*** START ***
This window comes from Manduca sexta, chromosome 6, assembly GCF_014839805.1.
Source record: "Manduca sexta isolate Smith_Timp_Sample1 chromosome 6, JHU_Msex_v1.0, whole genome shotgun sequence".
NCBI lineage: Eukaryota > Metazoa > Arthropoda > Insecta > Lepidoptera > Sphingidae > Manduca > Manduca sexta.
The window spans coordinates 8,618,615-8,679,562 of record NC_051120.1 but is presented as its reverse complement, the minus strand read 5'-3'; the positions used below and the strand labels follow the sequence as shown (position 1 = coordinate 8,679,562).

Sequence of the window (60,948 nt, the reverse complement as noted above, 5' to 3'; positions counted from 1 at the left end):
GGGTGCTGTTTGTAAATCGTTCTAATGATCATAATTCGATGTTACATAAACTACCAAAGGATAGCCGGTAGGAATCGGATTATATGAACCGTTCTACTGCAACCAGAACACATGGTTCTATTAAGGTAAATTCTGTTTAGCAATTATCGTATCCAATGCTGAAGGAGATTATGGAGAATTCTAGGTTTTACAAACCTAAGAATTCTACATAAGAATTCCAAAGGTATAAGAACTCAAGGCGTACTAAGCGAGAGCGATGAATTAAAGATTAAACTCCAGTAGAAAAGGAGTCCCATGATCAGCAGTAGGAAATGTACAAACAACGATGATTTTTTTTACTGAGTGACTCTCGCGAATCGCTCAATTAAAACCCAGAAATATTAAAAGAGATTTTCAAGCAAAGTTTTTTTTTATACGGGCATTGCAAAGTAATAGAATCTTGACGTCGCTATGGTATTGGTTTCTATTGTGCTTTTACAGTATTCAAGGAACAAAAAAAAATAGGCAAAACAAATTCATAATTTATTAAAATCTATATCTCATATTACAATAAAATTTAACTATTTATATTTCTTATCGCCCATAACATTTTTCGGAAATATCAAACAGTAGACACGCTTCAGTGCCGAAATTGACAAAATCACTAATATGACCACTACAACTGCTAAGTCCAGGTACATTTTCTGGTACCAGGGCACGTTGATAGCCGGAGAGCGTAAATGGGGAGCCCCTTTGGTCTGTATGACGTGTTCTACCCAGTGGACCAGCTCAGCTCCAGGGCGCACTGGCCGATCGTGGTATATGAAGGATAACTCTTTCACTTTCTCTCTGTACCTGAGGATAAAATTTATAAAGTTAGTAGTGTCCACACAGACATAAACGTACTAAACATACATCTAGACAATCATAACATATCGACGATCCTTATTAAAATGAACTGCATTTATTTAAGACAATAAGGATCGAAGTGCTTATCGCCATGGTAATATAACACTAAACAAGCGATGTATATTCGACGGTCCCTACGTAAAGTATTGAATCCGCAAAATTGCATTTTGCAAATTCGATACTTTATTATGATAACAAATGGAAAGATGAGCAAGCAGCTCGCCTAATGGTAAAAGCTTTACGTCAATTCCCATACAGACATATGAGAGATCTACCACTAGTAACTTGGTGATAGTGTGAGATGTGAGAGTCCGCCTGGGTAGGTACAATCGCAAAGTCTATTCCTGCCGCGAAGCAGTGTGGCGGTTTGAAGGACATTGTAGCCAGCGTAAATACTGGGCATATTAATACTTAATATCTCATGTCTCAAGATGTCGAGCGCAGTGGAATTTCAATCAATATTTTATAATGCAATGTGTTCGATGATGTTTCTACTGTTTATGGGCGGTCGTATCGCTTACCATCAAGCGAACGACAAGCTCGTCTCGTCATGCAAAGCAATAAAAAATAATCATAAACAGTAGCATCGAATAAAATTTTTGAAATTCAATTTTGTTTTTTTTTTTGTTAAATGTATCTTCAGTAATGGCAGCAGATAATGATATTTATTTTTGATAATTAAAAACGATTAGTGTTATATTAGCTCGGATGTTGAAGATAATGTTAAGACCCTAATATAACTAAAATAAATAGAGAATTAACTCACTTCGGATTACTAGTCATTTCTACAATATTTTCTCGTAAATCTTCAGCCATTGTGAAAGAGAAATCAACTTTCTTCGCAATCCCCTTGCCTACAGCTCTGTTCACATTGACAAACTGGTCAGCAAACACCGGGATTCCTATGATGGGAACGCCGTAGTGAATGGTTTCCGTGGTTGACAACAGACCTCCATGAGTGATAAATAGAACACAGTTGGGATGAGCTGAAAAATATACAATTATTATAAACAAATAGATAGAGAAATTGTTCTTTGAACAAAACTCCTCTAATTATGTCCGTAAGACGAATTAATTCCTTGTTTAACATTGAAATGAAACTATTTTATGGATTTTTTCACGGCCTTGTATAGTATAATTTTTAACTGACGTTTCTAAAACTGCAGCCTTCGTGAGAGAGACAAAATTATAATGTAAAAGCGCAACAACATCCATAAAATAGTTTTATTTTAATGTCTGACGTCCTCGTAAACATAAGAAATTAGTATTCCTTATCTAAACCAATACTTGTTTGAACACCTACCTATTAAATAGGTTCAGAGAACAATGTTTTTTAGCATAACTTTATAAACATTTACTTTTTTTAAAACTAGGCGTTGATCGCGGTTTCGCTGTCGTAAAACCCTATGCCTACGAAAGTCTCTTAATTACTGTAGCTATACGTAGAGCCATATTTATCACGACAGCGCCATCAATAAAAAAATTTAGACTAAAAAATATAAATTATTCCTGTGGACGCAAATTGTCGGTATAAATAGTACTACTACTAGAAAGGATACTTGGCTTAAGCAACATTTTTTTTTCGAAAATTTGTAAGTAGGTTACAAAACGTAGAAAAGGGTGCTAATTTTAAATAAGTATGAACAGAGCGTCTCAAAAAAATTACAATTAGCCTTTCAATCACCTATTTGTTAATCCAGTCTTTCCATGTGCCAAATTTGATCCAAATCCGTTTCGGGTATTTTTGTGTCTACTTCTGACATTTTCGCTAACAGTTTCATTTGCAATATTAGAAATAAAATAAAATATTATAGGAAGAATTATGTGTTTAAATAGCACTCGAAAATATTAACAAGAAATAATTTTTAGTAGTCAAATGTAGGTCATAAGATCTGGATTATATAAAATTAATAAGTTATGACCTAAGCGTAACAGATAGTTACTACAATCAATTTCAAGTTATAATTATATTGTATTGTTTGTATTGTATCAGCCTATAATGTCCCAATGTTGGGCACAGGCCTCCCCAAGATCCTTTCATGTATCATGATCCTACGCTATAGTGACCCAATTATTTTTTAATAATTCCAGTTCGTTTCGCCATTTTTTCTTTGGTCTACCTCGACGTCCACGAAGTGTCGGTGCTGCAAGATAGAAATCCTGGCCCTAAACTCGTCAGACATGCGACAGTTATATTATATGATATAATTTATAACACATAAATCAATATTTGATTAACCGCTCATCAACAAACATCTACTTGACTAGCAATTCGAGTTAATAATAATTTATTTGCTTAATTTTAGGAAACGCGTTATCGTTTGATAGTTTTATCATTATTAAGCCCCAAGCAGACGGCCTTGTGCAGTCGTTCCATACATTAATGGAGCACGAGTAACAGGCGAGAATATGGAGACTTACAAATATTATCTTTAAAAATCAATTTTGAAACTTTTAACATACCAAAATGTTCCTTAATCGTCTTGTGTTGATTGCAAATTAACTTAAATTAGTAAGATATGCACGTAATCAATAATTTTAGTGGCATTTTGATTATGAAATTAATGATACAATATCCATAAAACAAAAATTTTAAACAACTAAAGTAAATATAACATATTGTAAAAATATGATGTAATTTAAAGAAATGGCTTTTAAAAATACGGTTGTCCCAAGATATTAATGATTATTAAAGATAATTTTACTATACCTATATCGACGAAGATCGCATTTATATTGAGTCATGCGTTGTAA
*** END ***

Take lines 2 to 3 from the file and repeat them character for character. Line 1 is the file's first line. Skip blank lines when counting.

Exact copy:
Source record: "Manduca sexta isolate Smith_Timp_Sample1 chromosome 6, JHU_Msex_v1.0, whole genome shotgun sequence".
NCBI lineage: Eukaryota > Metazoa > Arthropoda > Insecta > Lepidoptera > Sphingidae > Manduca > Manduca sexta.